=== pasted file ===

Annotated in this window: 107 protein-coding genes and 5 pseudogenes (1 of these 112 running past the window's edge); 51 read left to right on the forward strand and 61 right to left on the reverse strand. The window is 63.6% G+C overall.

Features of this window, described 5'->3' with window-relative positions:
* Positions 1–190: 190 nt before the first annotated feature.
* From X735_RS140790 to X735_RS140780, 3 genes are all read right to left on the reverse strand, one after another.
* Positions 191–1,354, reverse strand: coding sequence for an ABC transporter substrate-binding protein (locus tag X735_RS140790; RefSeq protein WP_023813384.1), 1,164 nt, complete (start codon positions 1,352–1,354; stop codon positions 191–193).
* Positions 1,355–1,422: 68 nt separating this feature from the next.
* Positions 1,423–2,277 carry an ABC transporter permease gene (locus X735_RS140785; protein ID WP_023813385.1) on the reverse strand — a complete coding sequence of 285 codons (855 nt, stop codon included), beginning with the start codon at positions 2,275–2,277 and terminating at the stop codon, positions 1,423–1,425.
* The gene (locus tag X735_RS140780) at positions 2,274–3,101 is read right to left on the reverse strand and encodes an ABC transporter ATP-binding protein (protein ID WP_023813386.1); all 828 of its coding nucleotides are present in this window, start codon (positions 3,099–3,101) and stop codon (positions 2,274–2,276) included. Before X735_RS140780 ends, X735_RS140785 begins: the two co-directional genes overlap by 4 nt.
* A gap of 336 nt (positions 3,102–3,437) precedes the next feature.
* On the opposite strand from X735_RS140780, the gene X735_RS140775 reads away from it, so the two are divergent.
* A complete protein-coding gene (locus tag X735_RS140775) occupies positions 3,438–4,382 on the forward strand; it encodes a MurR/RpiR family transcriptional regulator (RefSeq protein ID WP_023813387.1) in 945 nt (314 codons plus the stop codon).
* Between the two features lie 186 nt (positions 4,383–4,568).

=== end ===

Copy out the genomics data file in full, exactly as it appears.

Annotated in this window: 107 protein-coding genes and 5 pseudogenes (1 of these 112 running past the window's edge); 51 read left to right on the forward strand and 61 right to left on the reverse strand. The window is 63.6% G+C overall.

Features of this window, described 5'->3' with window-relative positions:
* Positions 1–190: 190 nt before the first annotated feature.
* From X735_RS140790 to X735_RS140780, 3 genes are all read right to left on the reverse strand, one after another.
* Positions 191–1,354, reverse strand: coding sequence for an ABC transporter substrate-binding protein (locus tag X735_RS140790; RefSeq protein WP_023813384.1), 1,164 nt, complete (start codon positions 1,352–1,354; stop codon positions 191–193).
* Positions 1,355–1,422: 68 nt separating this feature from the next.
* Positions 1,423–2,277 carry an ABC transporter permease gene (locus X735_RS140785; protein ID WP_023813385.1) on the reverse strand — a complete coding sequence of 285 codons (855 nt, stop codon included), beginning with the start codon at positions 2,275–2,277 and terminating at the stop codon, positions 1,423–1,425.
* The gene (locus tag X735_RS140780) at positions 2,274–3,101 is read right to left on the reverse strand and encodes an ABC transporter ATP-binding protein (protein ID WP_023813386.1); all 828 of its coding nucleotides are present in this window, start codon (positions 3,099–3,101) and stop codon (positions 2,274–2,276) included. Before X735_RS140780 ends, X735_RS140785 begins: the two co-directional genes overlap by 4 nt.
* A gap of 336 nt (positions 3,102–3,437) precedes the next feature.
* On the opposite strand from X735_RS140780, the gene X735_RS140775 reads away from it, so the two are divergent.
* A complete protein-coding gene (locus tag X735_RS140775) occupies positions 3,438–4,382 on the forward strand; it encodes a MurR/RpiR family transcriptional regulator (RefSeq protein ID WP_023813387.1) in 945 nt (314 codons plus the stop codon).
* Between the two features lie 186 nt (positions 4,383–4,568).